Judy Coates Perez and I trying to figure out the bus system.

Before the Quilt symposium started Judy Coates Perez and Susan Brubaker Knapp and I enjoyed a day exploring the city. Christchurch is a wonderful town. The Christchurch Art Gallery Te Puna O Waiwhetu had beautiful exhibits, one by Matisse whose work I am familiar with, and one by Lin Ley, whose work was new to me…. and I’m in love with.

I had a print of the Matisse in the upper right corner hung for years.

Judy watching a kinetic sculpture by Lin Ley.

Christchurch was in full bloom for spring.

This photo feels so much like the essence of Christchurch to me. Scaffolding – still everywhere years after the devastating earthquake. Beautiful new architecture. The tendency to beautify everything from construction fences to plain walls to empty lots in the most community oriented friendly way possible. 

We passed this lovely little community garden and – because there were three artists involved – got sidetracked for a very long time. Again, in the best way possible.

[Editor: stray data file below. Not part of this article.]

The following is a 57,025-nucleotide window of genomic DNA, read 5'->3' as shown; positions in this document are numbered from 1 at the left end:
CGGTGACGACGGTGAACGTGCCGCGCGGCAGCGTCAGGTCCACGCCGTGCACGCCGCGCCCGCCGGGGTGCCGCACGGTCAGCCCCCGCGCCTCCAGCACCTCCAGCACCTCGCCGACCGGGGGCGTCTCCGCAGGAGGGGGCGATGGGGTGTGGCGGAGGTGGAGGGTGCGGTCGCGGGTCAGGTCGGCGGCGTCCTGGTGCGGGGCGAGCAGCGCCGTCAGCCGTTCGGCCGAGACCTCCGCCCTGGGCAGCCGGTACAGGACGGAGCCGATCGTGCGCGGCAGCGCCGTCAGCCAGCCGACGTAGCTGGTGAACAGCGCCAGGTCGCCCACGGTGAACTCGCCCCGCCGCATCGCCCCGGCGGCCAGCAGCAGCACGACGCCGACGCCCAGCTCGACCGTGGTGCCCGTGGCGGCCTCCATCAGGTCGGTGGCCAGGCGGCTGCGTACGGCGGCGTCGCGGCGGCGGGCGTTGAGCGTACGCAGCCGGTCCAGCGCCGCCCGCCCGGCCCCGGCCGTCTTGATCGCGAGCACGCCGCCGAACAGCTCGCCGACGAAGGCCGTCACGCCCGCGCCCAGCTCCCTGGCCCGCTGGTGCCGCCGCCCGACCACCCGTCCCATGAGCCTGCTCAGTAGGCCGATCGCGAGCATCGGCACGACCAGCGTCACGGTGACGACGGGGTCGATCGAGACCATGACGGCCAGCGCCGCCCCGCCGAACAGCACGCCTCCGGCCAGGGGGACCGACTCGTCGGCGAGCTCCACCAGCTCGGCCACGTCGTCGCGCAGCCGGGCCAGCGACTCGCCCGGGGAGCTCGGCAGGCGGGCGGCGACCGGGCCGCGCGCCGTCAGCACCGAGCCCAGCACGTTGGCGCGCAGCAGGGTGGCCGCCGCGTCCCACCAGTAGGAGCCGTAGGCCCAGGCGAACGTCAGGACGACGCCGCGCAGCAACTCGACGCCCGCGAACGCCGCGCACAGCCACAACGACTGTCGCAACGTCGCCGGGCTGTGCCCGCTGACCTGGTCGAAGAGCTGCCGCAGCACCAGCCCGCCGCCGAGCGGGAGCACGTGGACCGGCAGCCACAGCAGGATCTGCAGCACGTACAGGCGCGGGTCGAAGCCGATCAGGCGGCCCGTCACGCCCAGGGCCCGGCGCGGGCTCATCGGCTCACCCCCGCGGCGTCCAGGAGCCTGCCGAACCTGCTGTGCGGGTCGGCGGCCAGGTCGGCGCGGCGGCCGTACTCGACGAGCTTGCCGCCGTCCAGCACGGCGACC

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special pricing – Picture It Framed online class

register here

 $29.99

UPGRADE YOUR ART by learning a variety of professional presentation options for textiles. Award winning artists, Lyric Kinard shows you mounting and framing options. Learn which factors to consider to present your work in the best possible light.

All of these video based lessons will be yours to access permanently in this open-access course. Lesson one opens June 19th in this premier run of the course, with one lesson opening each week afterwards. After that – all lessons will be available immediately for new registrants.

register here

 $29.99

Lesson 1: Basic Framing

  • When to use a mat – edges showing or covered
  • Mounted with gel medium, matted
  • Mounted but not matted – edges exposed
  • To glaze or not to glaze
  • Sewn to a mat board and framed – edges exposed